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Discover the Book - Aug. 4, 2008

  • 2008 Aug 04

Cave of Troubles - Debt

Those Who Were in Debt

The Hebrew word for those in debt describes those who are hopelessly in debt. (Hebrew word number 5378 nasha means 'money lent at usury’)

There was another group that came to David—those who were in debt. You see, God attempted to protect His people from debt because in that day a man in debt was actually in a terrible predicament. This is the law that God gave:

  • If you lend money to any of My people who are poor among you, you shall not be like a moneylender to him; you shall not charge him interest. (Exodus 22:25)

God protected the poor. But apparently Saul did not enforce the Mosaic Law. And you’ll find out that even later on, during the time of Elisha, this was said:

  • A certain woman of the wives of the sons of the prophets cried out to Elisha, saying, “Your servant my husband is dead, and you know that your servant feared the Lord. And the creditor is coming to take my two sons to be his slaves.” (2 Kings 4:1)

In Saul’s day, many men in debt were in danger of being sold into slavery. But before they could be taken into slavery, they ran off and joined up with David. That is the context of this passage. We have a similar problem facing us today as Americans.

We are surrounded by the pressures that our debt driven society heaps upon us. Competition, rivalry, discontentment, pride, and greed all combine to make Americans work long hours, multiple jobs—and still not have all they want. As a nation we are flooded worse than New Orleans was with water—with overwhelming debt! And the toll of the mental, physical, and emotional pressures and stresses we bear are mounting each day.

The National Public Debt that each of us as citizens of the USA collectively owe stood at  $ 7,918,009,471,434.33 yesterday. (September 2005)

The US population on Saturday stood at: 295,734,134

That amounts to $26,774.08 each of us here this morning—man, woman, and child owes to our creditors mostly foreign investors. That means each of us are probably hopelessly in debt. It would take that to get America out of debt today.

 So why don’t you pay your share? Well, most of us can’t pay; we are in debt. However, we all owe a greater debt that merely the dollars of the National Debt.

“I’m talking about a debt that sin has put us under. Our Lord taught His disciples to pray, “Forgive us our debts,” because we are in debt. And it was Paul who said to the Galatians,

  • And I testify again to every man who becomes circumcised that he is a debtor to keep the whole law. (Galatians 5:3)

You and I today are debtors to measure up to God’s standard, and it is a debt we cannot pay. Paul says that we can’t; according to the flesh, we would never measure up.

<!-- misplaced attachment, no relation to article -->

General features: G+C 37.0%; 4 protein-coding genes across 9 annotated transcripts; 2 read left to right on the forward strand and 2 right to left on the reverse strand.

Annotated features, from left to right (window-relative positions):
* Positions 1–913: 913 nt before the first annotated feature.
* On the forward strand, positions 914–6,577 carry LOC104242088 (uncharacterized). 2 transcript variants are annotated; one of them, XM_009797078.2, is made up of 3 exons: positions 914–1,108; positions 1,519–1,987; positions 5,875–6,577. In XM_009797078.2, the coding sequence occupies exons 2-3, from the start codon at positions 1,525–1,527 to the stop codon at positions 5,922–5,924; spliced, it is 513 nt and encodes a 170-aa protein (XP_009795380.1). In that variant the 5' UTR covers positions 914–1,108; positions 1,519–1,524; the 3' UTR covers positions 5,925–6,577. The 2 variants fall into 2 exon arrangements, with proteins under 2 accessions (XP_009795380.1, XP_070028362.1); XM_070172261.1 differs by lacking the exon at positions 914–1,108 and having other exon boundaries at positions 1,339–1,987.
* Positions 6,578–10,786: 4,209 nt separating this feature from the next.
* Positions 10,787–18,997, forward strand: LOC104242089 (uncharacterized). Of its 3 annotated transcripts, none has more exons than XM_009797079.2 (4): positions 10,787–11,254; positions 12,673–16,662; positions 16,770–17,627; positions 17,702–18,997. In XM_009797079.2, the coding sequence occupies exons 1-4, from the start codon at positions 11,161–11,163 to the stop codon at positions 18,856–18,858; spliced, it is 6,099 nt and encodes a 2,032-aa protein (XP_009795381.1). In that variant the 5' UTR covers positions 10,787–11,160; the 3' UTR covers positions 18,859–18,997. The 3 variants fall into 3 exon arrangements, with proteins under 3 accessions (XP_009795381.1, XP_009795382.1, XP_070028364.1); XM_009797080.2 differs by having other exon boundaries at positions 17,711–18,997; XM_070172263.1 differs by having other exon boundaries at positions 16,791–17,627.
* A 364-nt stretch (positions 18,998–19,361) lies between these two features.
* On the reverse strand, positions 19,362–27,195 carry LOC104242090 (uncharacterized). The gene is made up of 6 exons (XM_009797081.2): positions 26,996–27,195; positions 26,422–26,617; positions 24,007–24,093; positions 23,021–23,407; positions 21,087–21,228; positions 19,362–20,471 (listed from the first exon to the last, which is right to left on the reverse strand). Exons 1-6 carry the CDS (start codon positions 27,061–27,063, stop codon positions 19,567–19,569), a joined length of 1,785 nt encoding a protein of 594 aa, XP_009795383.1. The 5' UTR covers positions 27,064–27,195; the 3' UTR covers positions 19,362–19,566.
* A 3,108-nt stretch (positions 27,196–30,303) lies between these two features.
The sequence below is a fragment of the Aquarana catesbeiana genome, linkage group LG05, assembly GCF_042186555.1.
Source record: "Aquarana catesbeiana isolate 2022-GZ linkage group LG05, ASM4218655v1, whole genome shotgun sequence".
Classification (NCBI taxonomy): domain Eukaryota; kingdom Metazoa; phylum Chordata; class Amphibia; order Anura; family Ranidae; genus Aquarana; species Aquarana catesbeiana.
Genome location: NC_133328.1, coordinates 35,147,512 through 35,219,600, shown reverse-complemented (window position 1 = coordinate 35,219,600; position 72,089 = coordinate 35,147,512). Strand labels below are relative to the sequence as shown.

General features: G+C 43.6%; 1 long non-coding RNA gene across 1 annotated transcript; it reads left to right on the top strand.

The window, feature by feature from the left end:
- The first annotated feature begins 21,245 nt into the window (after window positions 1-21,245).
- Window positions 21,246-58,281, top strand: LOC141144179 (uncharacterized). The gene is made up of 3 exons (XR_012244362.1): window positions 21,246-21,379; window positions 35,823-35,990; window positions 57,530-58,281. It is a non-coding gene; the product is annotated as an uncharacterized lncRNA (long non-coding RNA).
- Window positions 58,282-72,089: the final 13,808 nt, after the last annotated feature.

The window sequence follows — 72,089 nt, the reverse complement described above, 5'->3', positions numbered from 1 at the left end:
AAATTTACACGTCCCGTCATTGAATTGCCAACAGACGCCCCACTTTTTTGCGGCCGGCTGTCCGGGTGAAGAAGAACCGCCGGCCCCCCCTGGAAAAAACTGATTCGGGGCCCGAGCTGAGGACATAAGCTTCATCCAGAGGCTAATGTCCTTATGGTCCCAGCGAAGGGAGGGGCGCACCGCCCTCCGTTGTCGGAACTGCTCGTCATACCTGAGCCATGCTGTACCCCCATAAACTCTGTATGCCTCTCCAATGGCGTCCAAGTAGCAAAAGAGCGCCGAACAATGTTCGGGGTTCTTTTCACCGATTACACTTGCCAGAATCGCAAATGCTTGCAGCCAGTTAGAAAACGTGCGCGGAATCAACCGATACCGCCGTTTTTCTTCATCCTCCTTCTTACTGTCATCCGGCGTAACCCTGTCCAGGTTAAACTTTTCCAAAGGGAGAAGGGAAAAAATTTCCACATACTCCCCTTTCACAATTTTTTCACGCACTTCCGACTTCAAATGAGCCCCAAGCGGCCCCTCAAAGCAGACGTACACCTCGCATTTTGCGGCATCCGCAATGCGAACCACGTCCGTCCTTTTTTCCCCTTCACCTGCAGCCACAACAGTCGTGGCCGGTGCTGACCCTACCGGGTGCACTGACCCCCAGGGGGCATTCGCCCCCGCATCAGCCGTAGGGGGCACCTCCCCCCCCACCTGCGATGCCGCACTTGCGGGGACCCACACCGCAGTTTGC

• Therefore, brethren, we are debtors—not to the flesh, to live according to the flesh. (Romans 8:12) 

If you attempt to live by the flesh, you will find yourself so far in debt you will never be able to ransom yourself out. But the hymn has it right: “He paid the debt and set us free.” When you and I were hopelessly and helplessly in debt, the Lord Jesus Christ went to the cross and paid that debt, and that is what forgiveness is today.”

David knew his sins were forgiven, that was his surest and dearest possession. He confesses for all the world to hear: 

  • Psalm 32:1 Blessed is he whose transgression is forgiven, Whose sin is covered. 

The joyful awareness of our unpayable debt of sin being paid in full by Christ is our strength as we go through life. We have confidence that we can face God someday because we know that the death of Jesus Christ God’s Son has forgiven us, His blood has cleansed us, and His life assures us that we will safely arrive at home with Him. 

A poem captures this truth, based on a gravestone with just the word forgiven inscribed upon it. 

Not far from New York, in a cemetery lone,

Close guarding its grave, stands a simple headstone,

And all the inscription is one word alone—Forgiven.

No sculptor’s fine art hath embellish’d its form,

But constantly there, through the calm and the storm,

It beareth this word from a poor fallen worm—Forgiven.

It shows not the date of the silent one’s birth,

Reveals not his frailties, nor lies of his worth,

But speaks out the tale from his few feet of earth—Forgiven.

The death is unmention’d, the name is untold,

Beneath lies the body, corrupted and cold,

Above rests his spirit, at home in the fold—Forgiven.

And when from the heavens the Lord shall descend,

This stranger shall rise and in glory ascend,

Well-known and befriended, to sing without end—Forgiven.
—Author unknown 

As far as we know, David never paid the debt of any of his mighty men, but the Lord Jesus Christ went to the cross and paid my debt.  

I can say today, “I’m forgiven”?  

Can you say, “I am a forgiven sinner; He has forgiven me”? That’s the only way in the world you will ever get the real debt canceled, the one that determines your eternal destiny.


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